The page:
When the British Council presented its inaugural awards for US alumni of UK universities in New York City in March, American university alumni officers took note.
The alumni professionals, who compete for billions in contributions from former students and others, sensed that if awards were being lavished on American alumni of overseas universities and events were being hosted for them in the US, appeals for donations were not far behind.
And although that was not the intention, according to a spokesman for the British Council – who did, however, add that the awards were meant to promote UK universities to prospective US students – there are signs that the Americans have cause to be concerned.
With global education expanding, universities worldwide have started eyeing international alumni as not only sources for promotion and recruiting but also for money.
This subject was debated in Paris at a meeting of the board of directors of the international Council for Advancement and Support of Education. It was also explored at a roundtable discussion at last month’s annual convention of Nafsa, the Association of International Educators – the world’s largest gathering of professionals in international education.
It is only the third year that the issue has been on Nafsa’s agenda. “I think this is really only the beginning,” Allan Goodman, chief executive of the Institute of International Education, said in an interview at the event.
Because Americans are accustomed to being asked to give, they are priority fundraising targets, said Sandra Rincon, director of international alumni relations at Tilburg University in the Netherlands, who led the Nafsa discussion. “In the US, there’s a culture of giving in that way. A lot of other cultures don’t have that.”
US universities last year collected a record of more than $37 billion (£24 billion) in donations, according to Case, supported by sophisticated fundraising techniques and armies of development employees.
In contrast, many universities in other countries historically have done little to keep in touch with overseas alumni, and often do not even have their addresses, the Nafsa roundtable heard. “What we’re really trying to do is put a structure around it,” said Alice McGarvey, vice-dean for career development at the Royal College of Surgeons in Ireland.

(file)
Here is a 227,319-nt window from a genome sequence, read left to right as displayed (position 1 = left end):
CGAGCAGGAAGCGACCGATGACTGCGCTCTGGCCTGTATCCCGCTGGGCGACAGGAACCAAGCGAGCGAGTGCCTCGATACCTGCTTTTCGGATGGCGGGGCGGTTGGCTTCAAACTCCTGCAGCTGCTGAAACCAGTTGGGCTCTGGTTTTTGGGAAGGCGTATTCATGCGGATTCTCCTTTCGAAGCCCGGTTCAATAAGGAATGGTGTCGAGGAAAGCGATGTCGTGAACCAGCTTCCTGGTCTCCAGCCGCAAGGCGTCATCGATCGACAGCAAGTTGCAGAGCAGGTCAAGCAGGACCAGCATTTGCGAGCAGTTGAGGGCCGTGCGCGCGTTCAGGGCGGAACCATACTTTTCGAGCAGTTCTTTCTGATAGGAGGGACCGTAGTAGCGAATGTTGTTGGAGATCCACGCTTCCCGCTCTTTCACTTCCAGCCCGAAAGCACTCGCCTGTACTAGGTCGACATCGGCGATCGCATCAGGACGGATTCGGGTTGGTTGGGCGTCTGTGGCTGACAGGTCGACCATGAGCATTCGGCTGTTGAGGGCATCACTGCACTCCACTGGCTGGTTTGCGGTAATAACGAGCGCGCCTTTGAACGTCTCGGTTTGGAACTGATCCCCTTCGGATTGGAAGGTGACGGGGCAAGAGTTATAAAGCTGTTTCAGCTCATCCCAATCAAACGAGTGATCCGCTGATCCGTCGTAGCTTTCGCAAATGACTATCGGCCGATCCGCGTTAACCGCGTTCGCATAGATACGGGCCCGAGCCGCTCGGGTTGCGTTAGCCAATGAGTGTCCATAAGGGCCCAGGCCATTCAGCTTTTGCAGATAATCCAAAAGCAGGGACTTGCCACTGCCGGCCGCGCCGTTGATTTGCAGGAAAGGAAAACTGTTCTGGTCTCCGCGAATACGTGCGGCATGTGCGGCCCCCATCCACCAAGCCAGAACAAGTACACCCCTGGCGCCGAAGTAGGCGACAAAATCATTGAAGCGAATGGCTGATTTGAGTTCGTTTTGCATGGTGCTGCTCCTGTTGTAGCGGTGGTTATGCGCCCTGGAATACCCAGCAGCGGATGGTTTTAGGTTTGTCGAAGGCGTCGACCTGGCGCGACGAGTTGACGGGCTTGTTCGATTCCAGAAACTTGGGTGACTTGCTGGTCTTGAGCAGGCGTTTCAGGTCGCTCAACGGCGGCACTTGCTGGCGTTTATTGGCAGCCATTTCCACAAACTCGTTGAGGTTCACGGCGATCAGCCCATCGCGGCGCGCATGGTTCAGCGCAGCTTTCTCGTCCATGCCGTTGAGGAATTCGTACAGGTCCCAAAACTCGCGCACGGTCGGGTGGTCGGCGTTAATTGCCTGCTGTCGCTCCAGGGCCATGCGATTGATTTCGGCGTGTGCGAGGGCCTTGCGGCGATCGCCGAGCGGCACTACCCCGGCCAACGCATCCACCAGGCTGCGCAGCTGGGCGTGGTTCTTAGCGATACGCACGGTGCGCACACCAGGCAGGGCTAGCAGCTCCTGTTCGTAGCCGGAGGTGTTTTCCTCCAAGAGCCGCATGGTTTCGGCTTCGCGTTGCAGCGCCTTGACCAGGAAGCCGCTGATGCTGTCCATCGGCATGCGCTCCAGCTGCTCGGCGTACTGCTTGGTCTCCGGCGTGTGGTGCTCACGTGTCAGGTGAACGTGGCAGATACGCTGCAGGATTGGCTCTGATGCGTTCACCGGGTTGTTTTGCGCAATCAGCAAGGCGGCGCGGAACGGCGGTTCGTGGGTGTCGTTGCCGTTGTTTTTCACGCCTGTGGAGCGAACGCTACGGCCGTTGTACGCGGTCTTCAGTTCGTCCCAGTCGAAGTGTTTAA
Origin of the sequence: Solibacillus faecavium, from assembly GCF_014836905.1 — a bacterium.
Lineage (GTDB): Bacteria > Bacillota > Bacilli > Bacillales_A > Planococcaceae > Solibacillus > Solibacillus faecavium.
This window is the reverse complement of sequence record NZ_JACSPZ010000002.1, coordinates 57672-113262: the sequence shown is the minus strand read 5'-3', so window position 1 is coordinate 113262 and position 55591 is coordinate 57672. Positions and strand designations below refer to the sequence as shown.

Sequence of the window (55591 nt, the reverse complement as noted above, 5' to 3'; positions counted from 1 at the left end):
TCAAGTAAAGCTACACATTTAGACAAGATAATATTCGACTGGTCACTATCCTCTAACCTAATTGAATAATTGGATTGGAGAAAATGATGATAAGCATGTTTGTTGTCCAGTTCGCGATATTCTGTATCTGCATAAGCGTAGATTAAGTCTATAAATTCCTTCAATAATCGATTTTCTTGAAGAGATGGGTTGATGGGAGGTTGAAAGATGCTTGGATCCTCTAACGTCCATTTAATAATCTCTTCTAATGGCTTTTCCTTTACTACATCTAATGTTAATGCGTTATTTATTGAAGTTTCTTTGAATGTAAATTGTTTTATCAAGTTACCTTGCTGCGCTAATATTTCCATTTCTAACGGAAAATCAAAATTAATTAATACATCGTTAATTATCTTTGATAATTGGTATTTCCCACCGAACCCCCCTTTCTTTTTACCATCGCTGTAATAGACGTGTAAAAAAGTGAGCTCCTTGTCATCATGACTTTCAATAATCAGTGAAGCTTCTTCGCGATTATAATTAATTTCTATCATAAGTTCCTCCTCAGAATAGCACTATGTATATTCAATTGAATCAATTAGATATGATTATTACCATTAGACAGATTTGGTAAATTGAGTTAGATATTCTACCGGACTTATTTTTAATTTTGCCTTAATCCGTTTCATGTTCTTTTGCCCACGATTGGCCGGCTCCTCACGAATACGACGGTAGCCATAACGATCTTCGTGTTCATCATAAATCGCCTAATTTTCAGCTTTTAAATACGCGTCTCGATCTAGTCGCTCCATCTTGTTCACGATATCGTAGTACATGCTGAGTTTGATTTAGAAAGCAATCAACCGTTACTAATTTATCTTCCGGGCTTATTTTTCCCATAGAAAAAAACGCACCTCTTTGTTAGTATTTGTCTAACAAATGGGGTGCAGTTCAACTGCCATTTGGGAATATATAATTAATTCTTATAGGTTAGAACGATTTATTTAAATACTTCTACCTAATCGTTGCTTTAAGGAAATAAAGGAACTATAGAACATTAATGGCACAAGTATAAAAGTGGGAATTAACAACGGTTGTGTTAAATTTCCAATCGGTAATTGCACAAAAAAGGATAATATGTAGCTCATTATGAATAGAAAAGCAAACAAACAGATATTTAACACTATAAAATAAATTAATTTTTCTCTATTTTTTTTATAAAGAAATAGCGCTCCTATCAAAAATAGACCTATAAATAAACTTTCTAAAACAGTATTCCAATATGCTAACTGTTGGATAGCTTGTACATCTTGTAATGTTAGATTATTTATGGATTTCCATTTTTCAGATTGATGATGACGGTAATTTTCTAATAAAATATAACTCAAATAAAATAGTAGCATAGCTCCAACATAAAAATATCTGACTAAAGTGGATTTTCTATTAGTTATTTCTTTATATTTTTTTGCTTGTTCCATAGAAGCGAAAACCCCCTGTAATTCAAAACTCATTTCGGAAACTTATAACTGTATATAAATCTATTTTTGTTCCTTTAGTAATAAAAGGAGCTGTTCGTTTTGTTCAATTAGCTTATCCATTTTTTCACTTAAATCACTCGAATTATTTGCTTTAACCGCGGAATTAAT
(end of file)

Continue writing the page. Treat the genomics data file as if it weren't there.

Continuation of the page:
Some universities have so few students in the US that they collaborate to hold events in the country. Tilburg joins with other Dutch institutions for gatherings that are also supported by EP-Nuffic, the Dutch organisation for international cooperation in higher education.
But recently more large international universities have opened US offices. Initially, these focused on recruitment, admissions and research collaborations, said Case president Sue Cunningham, but “there is increasing momentum to build and develop relationships with alumni”.
That doesn’t have to mean a battle with US universities over the same pool of potential donors. “It’s not a zero-sum game,” said Ms Cunningham, who has run fundraising campaigns for the universities of Melbourne and Oxford.
And the traffic is not all one-way. US universities received $262 million in contributions from foreign sources in 2013, the last year for which the figure is available, according to the US Department of Education, and they too are doing more international alumni outreach work.
Dr Goodman raised one other note of caution: the rise in international study is so recent that most cross-border alumni still do not have the wealth to give – especially considering the cost of study in the US.
“We won’t know for a decade” how effective these efforts will be, he said. “I see it as a seed that will grow over many, many years.”